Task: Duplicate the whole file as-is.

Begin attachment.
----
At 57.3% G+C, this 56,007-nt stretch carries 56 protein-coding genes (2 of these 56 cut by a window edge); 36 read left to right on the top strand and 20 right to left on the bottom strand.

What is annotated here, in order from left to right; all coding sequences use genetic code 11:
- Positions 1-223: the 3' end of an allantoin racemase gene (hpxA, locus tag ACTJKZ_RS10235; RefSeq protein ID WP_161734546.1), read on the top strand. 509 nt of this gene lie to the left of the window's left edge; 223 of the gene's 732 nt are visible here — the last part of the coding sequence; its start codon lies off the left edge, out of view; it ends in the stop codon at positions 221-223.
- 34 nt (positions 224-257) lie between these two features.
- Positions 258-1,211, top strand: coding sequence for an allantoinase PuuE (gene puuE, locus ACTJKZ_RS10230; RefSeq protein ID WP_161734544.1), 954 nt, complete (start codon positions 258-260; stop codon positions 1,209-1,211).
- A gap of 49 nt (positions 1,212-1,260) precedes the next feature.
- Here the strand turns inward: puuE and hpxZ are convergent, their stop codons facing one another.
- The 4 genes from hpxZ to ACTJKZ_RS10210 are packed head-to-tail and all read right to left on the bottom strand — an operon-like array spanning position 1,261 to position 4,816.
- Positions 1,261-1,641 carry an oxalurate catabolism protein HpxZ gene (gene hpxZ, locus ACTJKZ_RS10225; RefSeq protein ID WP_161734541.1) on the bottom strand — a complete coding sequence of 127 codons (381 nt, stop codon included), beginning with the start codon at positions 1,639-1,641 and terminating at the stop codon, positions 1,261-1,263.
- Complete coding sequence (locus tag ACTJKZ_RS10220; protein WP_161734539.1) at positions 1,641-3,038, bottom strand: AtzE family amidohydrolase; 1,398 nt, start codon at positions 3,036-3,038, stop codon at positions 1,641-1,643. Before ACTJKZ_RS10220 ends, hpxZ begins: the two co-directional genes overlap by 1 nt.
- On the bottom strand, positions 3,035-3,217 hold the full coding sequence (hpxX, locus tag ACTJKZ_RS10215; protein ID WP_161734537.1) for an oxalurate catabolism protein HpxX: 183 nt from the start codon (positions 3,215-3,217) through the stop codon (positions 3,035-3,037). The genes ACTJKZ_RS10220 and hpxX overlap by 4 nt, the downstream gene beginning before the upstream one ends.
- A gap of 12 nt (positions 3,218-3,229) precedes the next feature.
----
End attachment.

At 57.3% G+C, this 56,007-nt stretch carries 56 protein-coding genes (2 of these 56 cut by a window edge); 36 read left to right on the top strand and 20 right to left on the bottom strand.

What is annotated here, in order from left to right; all coding sequences use genetic code 11:
- Positions 1-223: the 3' end of an allantoin racemase gene (hpxA, locus tag ACTJKZ_RS10235; RefSeq protein ID WP_161734546.1), read on the top strand. 509 nt of this gene lie to the left of the window's left edge; 223 of the gene's 732 nt are visible here — the last part of the coding sequence; its start codon lies off the left edge, out of view; it ends in the stop codon at positions 221-223.
- 34 nt (positions 224-257) lie between these two features.
- Positions 258-1,211, top strand: coding sequence for an allantoinase PuuE (gene puuE, locus ACTJKZ_RS10230; RefSeq protein ID WP_161734544.1), 954 nt, complete (start codon positions 258-260; stop codon positions 1,209-1,211).
- A gap of 49 nt (positions 1,212-1,260) precedes the next feature.
- Here the strand turns inward: puuE and hpxZ are convergent, their stop codons facing one another.
- The 4 genes from hpxZ to ACTJKZ_RS10210 are packed head-to-tail and all read right to left on the bottom strand — an operon-like array spanning position 1,261 to position 4,816.
- Positions 1,261-1,641 carry an oxalurate catabolism protein HpxZ gene (gene hpxZ, locus ACTJKZ_RS10225; RefSeq protein ID WP_161734541.1) on the bottom strand — a complete coding sequence of 127 codons (381 nt, stop codon included), beginning with the start codon at positions 1,639-1,641 and terminating at the stop codon, positions 1,261-1,263.
- Complete coding sequence (locus tag ACTJKZ_RS10220; protein WP_161734539.1) at positions 1,641-3,038, bottom strand: AtzE family amidohydrolase; 1,398 nt, start codon at positions 3,036-3,038, stop codon at positions 1,641-1,643. Before ACTJKZ_RS10220 ends, hpxZ begins: the two co-directional genes overlap by 1 nt.
- On the bottom strand, positions 3,035-3,217 hold the full coding sequence (hpxX, locus tag ACTJKZ_RS10215; protein ID WP_161734537.1) for an oxalurate catabolism protein HpxX: 183 nt from the start codon (positions 3,215-3,217) through the stop codon (positions 3,035-3,037). The genes ACTJKZ_RS10220 and hpxX overlap by 4 nt, the downstream gene beginning before the upstream one ends.
- A gap of 12 nt (positions 3,218-3,229) precedes the next feature.